Laura and I (mostly me) love the seasonal activities more than I should. To prove how much I love the season I took a picture of my first "Christmas cup" from Starbucks back in November. You can see it here.
We love the season and we love the seasonal activities but we are a little sad that we don't have any traditions so my wife and I are investing in either an advent wreath or an advent calendar so that we can make all our celebrations truly about Christ.
We believe that a tradition is more than a ritual. Not passing judgment but in most cases celebrating Christmas eve/day with your family is a habit not a tradition. Opening gifts is a custom not a tradition. Visiting grandma and grandpa and eating the exact same meal every year is a ritual not a tradition.
A tradition is a regular activity that purposefully helps adults and children know, love, desire and treasure God in the most real sense.
Now, just having an advent wreath or calendar doesn't accomplish this but, by as a family reading scripture and lighting a candle each Sunday of advent we are continually reminded of what this season of celebration and hope is all about. Having this as the regular and repeating focal point of the celebration helps everything else to fall in order.
Laura and I are also careful not just about what we do at Christmas but what we do not do at Christmas. We believe that Santa is too much of a distraction and competing force to the true meaning of Christmas so we don't "do Santa." You're not a bad parent if you do but we can't justify it to ourselves. Our fears and objections are not abstract. I have listed the reasons why as a family we chose not to "do Santa" as well as the two big objections we get and our response to them.
Why we don't do Santa
1) Santa adds the the already overwhelming attitude of consumerism and materialism our culture throws at our children. Santa's purpose is to bring kids the gifts they want. He is the focus and highlight of the season and we aren't okay with that. If opening gifts is the highlight of Christmas we have failed our children. Our God is a cultivator of new things not a consumer of created things. We don't celebrate him buying stuff.
2) Santa isn't real. Everybody likes fairytales and fiction but no one asks you to actually believe they are true. First of all, if I ask my kids to believe this fairytale and then they find out it isn't true there will be anger and distrust or at best, disappointment that I caused. Second, we don't really ask our children to believe in the boogieman, the Easter bunny, or leprechauns so why is Santa so important?
3) If we celebrate Christmas with Santa and elves as well as the nativity and maggai we are postponing our kids ability to understand the truth of what God has done. I heard a great quote to this effect: "Its very difficult for children to sort through the marble cake of part reality and part imagination to find the crumbs of truth." We want our children to understand God as much as possible at whatever age, we should try and avoid what could distort this understanding.
4) For an uncritical and easily convinced child Santa must be confusing. He is so much like what our kids are being taught at home and church that God is like all year long. Look at his attributes:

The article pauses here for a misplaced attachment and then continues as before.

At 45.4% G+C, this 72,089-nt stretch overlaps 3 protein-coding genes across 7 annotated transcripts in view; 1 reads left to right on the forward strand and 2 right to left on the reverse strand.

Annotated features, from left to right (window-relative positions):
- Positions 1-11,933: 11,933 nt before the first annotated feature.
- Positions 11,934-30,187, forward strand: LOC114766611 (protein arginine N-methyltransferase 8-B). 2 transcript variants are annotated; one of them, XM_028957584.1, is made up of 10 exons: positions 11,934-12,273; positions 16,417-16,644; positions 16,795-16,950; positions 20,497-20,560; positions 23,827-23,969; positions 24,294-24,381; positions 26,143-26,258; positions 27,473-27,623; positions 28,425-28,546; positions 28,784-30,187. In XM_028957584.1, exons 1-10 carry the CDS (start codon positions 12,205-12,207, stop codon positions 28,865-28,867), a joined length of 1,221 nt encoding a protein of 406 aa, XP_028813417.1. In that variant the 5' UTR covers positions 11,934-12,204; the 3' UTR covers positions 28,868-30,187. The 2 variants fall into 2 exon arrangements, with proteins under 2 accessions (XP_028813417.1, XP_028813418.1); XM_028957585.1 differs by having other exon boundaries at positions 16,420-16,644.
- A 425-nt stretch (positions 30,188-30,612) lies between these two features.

- Omniscient - See all that you do
- Omnipresent - or can be everywhere in one night
- Answers sincere petitions
- Gives you good gifts
- Rewards good behavior
- Famous "guy in the sky"
1) But Zach, Santa is good for kid's imaginative development. I agree that Santa-like figures may have the ability to make a child's imagination run wild with fantastic ideas and adventures. This is great. My question to you would be: what's wrong with my kids imagination the rest of the year? We don't talk about Santa any time during the year except December. (If you are the exception to that statement then you are probably using Santa as a bargaining tool to get your kids to behave and that is just wrong.) All year long children play with imaginary friends and dream up awesome adventures. They don't loose this ability because its Christmas.
2) But Zach, Santa represents love you say again with growing disdain. Perhaps this is true if that's what you have taught your children but couldn't we simply explain that God is love and he became flesh to prove it? And couldn't we say that we give gifts to show others how much we love them and to reflect that same love? Don't tell me explaining how a fat guy with reindeer can go to every house in the world in a single day is easier than telling your kids simply God loves us and this is one way we celebrate.
3) But Zach, don't you know the real story of "Santa" or "St. Nick"? I know the story of St. Nicholas and that's great but he is no longer the Santa that "visits" your children, he hasn't been for a very long time. Your children's Santa is a rewarder of works with high priced gadgets and gizmos that make them either boast to their friends about what they got or be disappointed it wasn't enough. The latter was my reaction until I out grew Santa. If Santa could give me what ever I wanted, why didn't he? Was I not good enough? Did he not like me? Knowing that my parents are the ones that buy gifts makes my expectations much more reasonable. I know my parents love me, they show me all year long, but I also know that money doesn't grow on trees because they tell me all year long.
I hope you establish some awesome traditions with your family and friends.